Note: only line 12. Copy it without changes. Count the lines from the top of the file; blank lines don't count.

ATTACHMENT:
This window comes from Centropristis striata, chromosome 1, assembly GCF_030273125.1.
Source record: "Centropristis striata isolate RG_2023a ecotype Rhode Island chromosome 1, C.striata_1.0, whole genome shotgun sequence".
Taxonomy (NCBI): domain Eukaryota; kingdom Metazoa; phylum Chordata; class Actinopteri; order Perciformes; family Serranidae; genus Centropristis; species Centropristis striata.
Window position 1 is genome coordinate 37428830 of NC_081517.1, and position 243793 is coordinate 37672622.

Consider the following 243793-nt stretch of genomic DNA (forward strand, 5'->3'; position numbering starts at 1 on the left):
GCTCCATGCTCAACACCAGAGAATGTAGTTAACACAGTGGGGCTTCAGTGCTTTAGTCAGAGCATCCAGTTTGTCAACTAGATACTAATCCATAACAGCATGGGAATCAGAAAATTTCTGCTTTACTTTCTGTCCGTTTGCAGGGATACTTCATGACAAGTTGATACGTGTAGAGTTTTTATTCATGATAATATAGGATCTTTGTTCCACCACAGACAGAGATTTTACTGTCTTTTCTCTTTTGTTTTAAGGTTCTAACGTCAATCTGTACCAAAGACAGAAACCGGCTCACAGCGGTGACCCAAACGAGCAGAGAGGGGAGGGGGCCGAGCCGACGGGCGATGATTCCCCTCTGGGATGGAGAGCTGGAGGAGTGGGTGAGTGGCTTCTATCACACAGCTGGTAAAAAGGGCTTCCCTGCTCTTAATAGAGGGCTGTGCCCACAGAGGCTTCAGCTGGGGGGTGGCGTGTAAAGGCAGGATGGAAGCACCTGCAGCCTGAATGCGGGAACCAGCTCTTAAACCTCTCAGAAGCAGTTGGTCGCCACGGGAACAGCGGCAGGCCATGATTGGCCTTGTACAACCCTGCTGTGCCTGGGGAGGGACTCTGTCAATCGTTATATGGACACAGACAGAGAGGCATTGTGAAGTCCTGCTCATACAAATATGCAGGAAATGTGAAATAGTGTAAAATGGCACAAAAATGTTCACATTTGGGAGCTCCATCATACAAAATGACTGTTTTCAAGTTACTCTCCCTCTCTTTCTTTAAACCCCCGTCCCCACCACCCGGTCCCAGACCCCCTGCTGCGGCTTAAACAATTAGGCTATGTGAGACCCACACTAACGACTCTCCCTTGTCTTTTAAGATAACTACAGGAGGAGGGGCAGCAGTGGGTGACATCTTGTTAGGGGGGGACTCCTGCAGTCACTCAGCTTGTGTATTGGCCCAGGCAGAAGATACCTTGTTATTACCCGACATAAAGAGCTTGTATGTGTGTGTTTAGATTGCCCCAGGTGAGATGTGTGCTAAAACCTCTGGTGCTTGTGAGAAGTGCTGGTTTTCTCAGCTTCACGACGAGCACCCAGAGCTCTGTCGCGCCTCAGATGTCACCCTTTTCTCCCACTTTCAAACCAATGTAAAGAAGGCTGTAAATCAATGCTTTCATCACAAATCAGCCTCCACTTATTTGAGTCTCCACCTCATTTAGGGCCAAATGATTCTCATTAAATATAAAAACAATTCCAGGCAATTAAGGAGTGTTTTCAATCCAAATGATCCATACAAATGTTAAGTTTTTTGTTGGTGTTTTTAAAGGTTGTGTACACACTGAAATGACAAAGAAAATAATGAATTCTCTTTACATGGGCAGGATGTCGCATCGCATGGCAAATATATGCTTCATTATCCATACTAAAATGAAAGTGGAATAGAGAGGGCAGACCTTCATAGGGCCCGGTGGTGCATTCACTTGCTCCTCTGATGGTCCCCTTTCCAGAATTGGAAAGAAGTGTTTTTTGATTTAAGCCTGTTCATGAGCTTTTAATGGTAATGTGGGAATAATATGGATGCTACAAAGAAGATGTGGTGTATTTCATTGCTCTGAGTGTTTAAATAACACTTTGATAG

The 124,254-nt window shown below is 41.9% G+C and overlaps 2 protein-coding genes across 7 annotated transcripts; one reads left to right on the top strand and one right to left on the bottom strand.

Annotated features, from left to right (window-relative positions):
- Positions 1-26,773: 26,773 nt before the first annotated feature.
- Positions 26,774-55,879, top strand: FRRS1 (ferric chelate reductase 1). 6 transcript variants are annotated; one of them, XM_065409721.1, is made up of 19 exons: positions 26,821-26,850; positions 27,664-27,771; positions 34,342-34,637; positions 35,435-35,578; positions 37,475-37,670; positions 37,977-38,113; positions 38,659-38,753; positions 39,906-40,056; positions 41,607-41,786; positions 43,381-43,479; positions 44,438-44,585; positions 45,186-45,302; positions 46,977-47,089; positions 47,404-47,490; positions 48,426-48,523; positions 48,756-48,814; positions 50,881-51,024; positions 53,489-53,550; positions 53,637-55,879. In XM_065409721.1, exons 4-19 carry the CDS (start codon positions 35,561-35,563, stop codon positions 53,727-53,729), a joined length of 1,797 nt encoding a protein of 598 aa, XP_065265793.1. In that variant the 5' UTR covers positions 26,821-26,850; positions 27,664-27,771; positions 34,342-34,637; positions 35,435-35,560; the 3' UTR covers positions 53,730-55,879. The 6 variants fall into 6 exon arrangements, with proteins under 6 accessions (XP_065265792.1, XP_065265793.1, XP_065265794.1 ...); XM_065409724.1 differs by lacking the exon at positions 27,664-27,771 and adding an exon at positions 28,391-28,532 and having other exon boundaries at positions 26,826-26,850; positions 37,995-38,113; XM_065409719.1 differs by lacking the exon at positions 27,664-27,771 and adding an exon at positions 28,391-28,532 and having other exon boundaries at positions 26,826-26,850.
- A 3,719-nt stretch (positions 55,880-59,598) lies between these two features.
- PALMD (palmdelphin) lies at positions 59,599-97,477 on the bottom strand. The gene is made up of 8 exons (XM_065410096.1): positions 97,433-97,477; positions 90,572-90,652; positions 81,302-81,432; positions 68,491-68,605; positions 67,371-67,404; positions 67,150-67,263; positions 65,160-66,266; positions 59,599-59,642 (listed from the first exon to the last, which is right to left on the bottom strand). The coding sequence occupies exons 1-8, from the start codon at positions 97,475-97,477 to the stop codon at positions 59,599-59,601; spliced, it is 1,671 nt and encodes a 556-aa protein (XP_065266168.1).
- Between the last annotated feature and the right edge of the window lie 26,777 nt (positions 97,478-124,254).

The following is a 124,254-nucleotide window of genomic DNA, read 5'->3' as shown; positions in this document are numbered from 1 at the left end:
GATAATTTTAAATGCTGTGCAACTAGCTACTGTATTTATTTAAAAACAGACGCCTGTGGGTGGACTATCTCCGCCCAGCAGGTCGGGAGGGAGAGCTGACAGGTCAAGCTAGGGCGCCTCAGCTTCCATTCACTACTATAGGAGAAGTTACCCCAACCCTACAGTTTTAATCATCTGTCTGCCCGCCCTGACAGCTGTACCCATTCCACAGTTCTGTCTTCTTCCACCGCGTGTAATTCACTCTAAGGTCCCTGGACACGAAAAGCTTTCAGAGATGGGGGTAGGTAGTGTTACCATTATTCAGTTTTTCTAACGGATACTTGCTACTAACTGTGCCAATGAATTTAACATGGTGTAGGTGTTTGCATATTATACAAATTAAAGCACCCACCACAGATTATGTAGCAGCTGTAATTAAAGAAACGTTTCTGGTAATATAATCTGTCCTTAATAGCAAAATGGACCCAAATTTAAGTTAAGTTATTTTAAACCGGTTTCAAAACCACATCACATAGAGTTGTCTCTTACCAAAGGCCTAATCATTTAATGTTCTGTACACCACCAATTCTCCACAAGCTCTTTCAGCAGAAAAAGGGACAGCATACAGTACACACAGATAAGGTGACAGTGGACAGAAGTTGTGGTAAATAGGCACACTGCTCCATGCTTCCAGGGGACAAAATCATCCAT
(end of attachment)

- PALMD (palmdelphin) lies at positions 59,599-97,477 on the bottom strand. The gene is made up of 8 exons (XM_065410096.1): positions 97,433-97,477; positions 90,572-90,652; positions 81,302-81,432; positions 68,491-68,605; positions 67,371-67,404; positions 67,150-67,263; positions 65,160-66,266; positions 59,599-59,642 (listed from the first exon to the last, which is right to left on the bottom strand). The coding sequence occupies exons 1-8, from the start codon at positions 97,475-97,477 to the stop codon at positions 59,599-59,601; spliced, it is 1,671 nt and encodes a 556-aa protein (XP_065266168.1).